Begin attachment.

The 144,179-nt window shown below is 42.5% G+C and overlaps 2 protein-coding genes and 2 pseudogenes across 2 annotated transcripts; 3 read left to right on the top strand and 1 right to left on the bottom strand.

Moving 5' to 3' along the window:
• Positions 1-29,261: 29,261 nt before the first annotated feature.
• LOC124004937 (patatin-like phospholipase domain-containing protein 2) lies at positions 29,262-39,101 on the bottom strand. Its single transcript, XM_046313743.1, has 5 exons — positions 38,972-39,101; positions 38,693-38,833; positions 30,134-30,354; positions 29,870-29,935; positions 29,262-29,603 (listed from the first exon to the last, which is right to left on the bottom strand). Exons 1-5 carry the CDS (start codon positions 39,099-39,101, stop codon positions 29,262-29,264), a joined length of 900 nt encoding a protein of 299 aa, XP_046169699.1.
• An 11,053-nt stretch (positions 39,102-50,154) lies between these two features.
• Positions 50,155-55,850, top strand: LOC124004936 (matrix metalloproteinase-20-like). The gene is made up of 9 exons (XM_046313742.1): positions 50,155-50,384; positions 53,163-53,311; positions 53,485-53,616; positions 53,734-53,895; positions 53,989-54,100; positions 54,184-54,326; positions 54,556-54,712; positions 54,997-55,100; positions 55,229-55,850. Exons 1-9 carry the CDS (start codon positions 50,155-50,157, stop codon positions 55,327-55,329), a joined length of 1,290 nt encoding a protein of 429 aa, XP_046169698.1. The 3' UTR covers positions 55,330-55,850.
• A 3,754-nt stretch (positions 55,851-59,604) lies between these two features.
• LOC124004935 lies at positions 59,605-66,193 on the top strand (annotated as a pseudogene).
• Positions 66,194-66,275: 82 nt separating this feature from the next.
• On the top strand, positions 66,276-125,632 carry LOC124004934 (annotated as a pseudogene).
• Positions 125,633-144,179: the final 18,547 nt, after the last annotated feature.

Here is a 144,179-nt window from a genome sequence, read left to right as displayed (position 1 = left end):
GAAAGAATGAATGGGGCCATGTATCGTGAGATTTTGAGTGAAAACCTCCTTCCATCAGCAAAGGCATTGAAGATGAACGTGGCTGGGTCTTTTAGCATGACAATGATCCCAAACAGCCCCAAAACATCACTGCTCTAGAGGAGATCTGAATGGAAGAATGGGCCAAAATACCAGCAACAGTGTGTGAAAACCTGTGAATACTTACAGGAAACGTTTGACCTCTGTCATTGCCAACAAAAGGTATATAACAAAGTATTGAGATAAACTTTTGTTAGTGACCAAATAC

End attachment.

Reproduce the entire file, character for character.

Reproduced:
The 144,179-nt window shown below is 42.5% G+C and overlaps 2 protein-coding genes and 2 pseudogenes across 2 annotated transcripts; 3 read left to right on the top strand and 1 right to left on the bottom strand.

Moving 5' to 3' along the window:
• Positions 1-29,261: 29,261 nt before the first annotated feature.
• LOC124004937 (patatin-like phospholipase domain-containing protein 2) lies at positions 29,262-39,101 on the bottom strand. Its single transcript, XM_046313743.1, has 5 exons — positions 38,972-39,101; positions 38,693-38,833; positions 30,134-30,354; positions 29,870-29,935; positions 29,262-29,603 (listed from the first exon to the last, which is right to left on the bottom strand). Exons 1-5 carry the CDS (start codon positions 39,099-39,101, stop codon positions 29,262-29,264), a joined length of 900 nt encoding a protein of 299 aa, XP_046169699.1.
• An 11,053-nt stretch (positions 39,102-50,154) lies between these two features.
• Positions 50,155-55,850, top strand: LOC124004936 (matrix metalloproteinase-20-like). The gene is made up of 9 exons (XM_046313742.1): positions 50,155-50,384; positions 53,163-53,311; positions 53,485-53,616; positions 53,734-53,895; positions 53,989-54,100; positions 54,184-54,326; positions 54,556-54,712; positions 54,997-55,100; positions 55,229-55,850. Exons 1-9 carry the CDS (start codon positions 50,155-50,157, stop codon positions 55,327-55,329), a joined length of 1,290 nt encoding a protein of 429 aa, XP_046169698.1. The 3' UTR covers positions 55,330-55,850.
• A 3,754-nt stretch (positions 55,851-59,604) lies between these two features.
• LOC124004935 lies at positions 59,605-66,193 on the top strand (annotated as a pseudogene).
• Positions 66,194-66,275: 82 nt separating this feature from the next.
• On the top strand, positions 66,276-125,632 carry LOC124004934 (annotated as a pseudogene).
• Positions 125,633-144,179: the final 18,547 nt, after the last annotated feature.

Here is a 144,179-nt window from a genome sequence, read left to right as displayed (position 1 = left end):
GAAAGAATGAATGGGGCCATGTATCGTGAGATTTTGAGTGAAAACCTCCTTCCATCAGCAAAGGCATTGAAGATGAACGTGGCTGGGTCTTTTAGCATGACAATGATCCCAAACAGCCCCAAAACATCACTGCTCTAGAGGAGATCTGAATGGAAGAATGGGCCAAAATACCAGCAACAGTGTGTGAAAACCTGTGAATACTTACAGGAAACGTTTGACCTCTGTCATTGCCAACAAAAGGTATATAACAAAGTATTGAGATAAACTTTTGTTAGTGACCAAATAC